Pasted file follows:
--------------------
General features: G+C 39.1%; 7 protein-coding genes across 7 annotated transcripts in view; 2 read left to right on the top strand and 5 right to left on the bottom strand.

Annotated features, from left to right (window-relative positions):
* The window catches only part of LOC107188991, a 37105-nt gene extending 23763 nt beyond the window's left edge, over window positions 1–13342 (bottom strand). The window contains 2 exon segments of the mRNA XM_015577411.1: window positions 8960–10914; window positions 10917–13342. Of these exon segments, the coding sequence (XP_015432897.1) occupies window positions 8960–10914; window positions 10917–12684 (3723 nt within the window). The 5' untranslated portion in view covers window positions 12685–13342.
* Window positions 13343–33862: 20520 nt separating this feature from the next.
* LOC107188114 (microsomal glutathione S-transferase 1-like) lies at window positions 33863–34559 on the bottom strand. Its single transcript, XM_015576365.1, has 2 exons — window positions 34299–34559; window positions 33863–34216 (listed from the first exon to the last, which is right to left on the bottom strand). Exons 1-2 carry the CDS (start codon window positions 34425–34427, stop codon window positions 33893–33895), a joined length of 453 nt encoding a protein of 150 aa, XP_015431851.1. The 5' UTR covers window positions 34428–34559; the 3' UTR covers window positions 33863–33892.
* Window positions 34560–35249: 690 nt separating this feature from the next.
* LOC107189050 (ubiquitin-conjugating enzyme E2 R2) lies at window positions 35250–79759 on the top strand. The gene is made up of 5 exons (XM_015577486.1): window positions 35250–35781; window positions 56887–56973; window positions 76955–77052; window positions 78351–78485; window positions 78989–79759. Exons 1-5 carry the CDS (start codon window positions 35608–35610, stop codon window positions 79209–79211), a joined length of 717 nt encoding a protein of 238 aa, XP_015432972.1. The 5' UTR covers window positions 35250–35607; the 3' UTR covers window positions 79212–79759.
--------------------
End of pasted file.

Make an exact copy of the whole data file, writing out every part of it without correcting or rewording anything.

General features: G+C 39.1%; 7 protein-coding genes across 7 annotated transcripts in view; 2 read left to right on the top strand and 5 right to left on the bottom strand.

Annotated features, from left to right (window-relative positions):
* The window catches only part of LOC107188991, a 37105-nt gene extending 23763 nt beyond the window's left edge, over window positions 1–13342 (bottom strand). The window contains 2 exon segments of the mRNA XM_015577411.1: window positions 8960–10914; window positions 10917–13342. Of these exon segments, the coding sequence (XP_015432897.1) occupies window positions 8960–10914; window positions 10917–12684 (3723 nt within the window). The 5' untranslated portion in view covers window positions 12685–13342.
* Window positions 13343–33862: 20520 nt separating this feature from the next.
* LOC107188114 (microsomal glutathione S-transferase 1-like) lies at window positions 33863–34559 on the bottom strand. Its single transcript, XM_015576365.1, has 2 exons — window positions 34299–34559; window positions 33863–34216 (listed from the first exon to the last, which is right to left on the bottom strand). Exons 1-2 carry the CDS (start codon window positions 34425–34427, stop codon window positions 33893–33895), a joined length of 453 nt encoding a protein of 150 aa, XP_015431851.1. The 5' UTR covers window positions 34428–34559; the 3' UTR covers window positions 33863–33892.
* Window positions 34560–35249: 690 nt separating this feature from the next.
* LOC107189050 (ubiquitin-conjugating enzyme E2 R2) lies at window positions 35250–79759 on the top strand. The gene is made up of 5 exons (XM_015577486.1): window positions 35250–35781; window positions 56887–56973; window positions 76955–77052; window positions 78351–78485; window positions 78989–79759. Exons 1-5 carry the CDS (start codon window positions 35608–35610, stop codon window positions 79209–79211), a joined length of 717 nt encoding a protein of 238 aa, XP_015432972.1. The 5' UTR covers window positions 35250–35607; the 3' UTR covers window positions 79212–79759.